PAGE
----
Just like a circle has one focal point – center, **ellipse** has two. We are using those two foci and one positive number to define it… But, lets start from the beginning.

Through history people were always interested in the universe, especially planet movement. In the very beginnings of astronomy, it was considered that the Earth was in the center of the universe and that all planets revolve around it in concentric circles. Later on, when new technology was introduced, telescopes, better lenses and more collected data people started noticing some irregularities.

These irregularities were explained later on, when a man named Tycho Brahe set a theory where planets revolve around the Sun in elliptic paths. People used to think that those elliptic paths are nothing but irregular circles, but studying their properties they found out that ellipses were everything but irregular.

*If *$F_1, F_2$* are two fixed points of the plain M, and **a** positive real number greater than *$\frac{1}{2} \mid F_1 F_2 \mid$*, ellipse is the set that contains all points of the plain for which the sum of the distances from points *$ F_1$ and $F_2$ * is a constant and equal to $2a$. *

To put it in a mathematical form, the definition states:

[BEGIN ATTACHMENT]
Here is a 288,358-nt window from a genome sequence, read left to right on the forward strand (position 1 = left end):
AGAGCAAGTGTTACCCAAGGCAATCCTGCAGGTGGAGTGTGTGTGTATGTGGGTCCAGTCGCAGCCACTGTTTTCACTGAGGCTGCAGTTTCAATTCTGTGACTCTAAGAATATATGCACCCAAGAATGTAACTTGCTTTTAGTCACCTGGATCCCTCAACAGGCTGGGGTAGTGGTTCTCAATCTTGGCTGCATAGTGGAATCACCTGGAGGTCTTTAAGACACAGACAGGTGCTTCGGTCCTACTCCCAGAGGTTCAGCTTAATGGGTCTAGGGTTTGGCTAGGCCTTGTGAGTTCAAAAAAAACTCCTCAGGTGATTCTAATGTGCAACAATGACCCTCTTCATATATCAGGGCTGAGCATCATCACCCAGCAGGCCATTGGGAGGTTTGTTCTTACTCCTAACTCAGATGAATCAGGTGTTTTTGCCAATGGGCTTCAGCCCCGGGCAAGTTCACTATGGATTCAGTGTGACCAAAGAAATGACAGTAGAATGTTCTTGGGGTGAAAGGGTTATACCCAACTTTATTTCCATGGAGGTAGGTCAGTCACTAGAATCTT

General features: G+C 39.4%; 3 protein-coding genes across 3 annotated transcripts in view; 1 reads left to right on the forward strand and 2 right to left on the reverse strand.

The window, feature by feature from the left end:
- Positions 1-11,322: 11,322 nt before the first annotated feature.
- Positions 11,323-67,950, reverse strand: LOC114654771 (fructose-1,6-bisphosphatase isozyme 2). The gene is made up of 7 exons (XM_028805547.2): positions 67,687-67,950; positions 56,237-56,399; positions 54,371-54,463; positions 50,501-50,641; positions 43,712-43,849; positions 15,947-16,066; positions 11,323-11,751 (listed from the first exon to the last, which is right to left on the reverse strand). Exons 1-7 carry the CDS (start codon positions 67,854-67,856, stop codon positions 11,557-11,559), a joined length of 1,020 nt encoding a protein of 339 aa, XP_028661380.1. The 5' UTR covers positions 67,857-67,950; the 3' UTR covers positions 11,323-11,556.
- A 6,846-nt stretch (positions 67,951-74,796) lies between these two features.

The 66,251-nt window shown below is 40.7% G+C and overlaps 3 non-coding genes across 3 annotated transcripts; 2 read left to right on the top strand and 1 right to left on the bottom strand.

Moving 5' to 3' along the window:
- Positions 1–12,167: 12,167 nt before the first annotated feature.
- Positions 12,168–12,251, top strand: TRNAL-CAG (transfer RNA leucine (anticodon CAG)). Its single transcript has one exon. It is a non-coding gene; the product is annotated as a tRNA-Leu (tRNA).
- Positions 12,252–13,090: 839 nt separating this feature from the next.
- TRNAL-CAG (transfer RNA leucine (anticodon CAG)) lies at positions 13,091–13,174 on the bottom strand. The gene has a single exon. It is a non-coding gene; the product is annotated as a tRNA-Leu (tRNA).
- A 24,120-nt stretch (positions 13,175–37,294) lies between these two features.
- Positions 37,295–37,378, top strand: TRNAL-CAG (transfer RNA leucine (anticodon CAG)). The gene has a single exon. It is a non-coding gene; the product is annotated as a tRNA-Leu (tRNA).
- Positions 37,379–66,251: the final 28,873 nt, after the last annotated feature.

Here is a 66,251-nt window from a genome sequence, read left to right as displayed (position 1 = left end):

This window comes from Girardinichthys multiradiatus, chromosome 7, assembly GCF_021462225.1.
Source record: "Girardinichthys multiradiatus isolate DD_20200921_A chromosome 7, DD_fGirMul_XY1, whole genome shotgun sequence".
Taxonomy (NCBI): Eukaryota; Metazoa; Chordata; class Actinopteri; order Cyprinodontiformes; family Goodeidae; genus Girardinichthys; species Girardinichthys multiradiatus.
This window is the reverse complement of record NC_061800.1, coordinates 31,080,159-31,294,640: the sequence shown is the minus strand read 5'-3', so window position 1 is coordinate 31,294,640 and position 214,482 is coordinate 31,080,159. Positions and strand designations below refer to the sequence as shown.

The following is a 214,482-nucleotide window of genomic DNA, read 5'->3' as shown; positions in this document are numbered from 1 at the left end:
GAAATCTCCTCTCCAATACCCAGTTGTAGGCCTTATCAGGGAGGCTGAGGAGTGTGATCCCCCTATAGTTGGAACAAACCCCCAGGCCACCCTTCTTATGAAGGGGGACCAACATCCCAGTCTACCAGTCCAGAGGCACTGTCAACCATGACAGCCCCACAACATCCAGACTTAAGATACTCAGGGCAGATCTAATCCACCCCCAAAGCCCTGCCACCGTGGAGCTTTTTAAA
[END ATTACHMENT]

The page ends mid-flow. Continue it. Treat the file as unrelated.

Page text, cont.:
$ E = (T \in M : \mid F_1 T \mid + \mid F_2 T \mid = 2a, a \in \mathbb{R})$

Let’s explain this definition using the drawing of the ellipse.

$\mid F_1 I \mid + \mid F_2 I \mid = \mid F_1 L \mid + \mid F_2 L \mid \rightarrow e + f = i + j$

This will be valid for any point on the ellipse.

Points $ F_1$ and $ F_2$ are called **foci**. The midpoint $O$ of the segment $\bar{F_1F_2}$ is called the **center** of an ellipse.

The line $ F_1F_2$ cuts the ellipse in two points – A and B. Those points are called **vertexes**. Just the same, the center line of the segment $ F_1F_2$ cuts the ellipse in points C and D. Those points are also called vertexes.

Segment $\bar{AB}$ is called the **major**, and segment $\bar{CD}$ is called the **minor axis**.

Segments $\bar{OA}$ and $\bar{OB}$ are called **semi-major axes** whose length is usually marked with $a$. Segments $\bar{OC}$ and $\bar{OD}$ are called **semi-minor axes** whose length is usually marked with $b$.

Since the two most important points in the ellipse are the foci, their distance from the center is also very important. Number $ e = \mid F_1O \mid = \mid F_2O \mid = \frac{1}{2} \mid F_1 F_2 \mid$ is called **linear eccentricity of the ellipse**.

From here we can see an link between major axis, minor axis and linear eccentricity:

$ b^2 = a^2 – e^2$

Coefficient $\epsilon = \frac{e}{a}$ is called **numerical eccentricity of an ellipse**.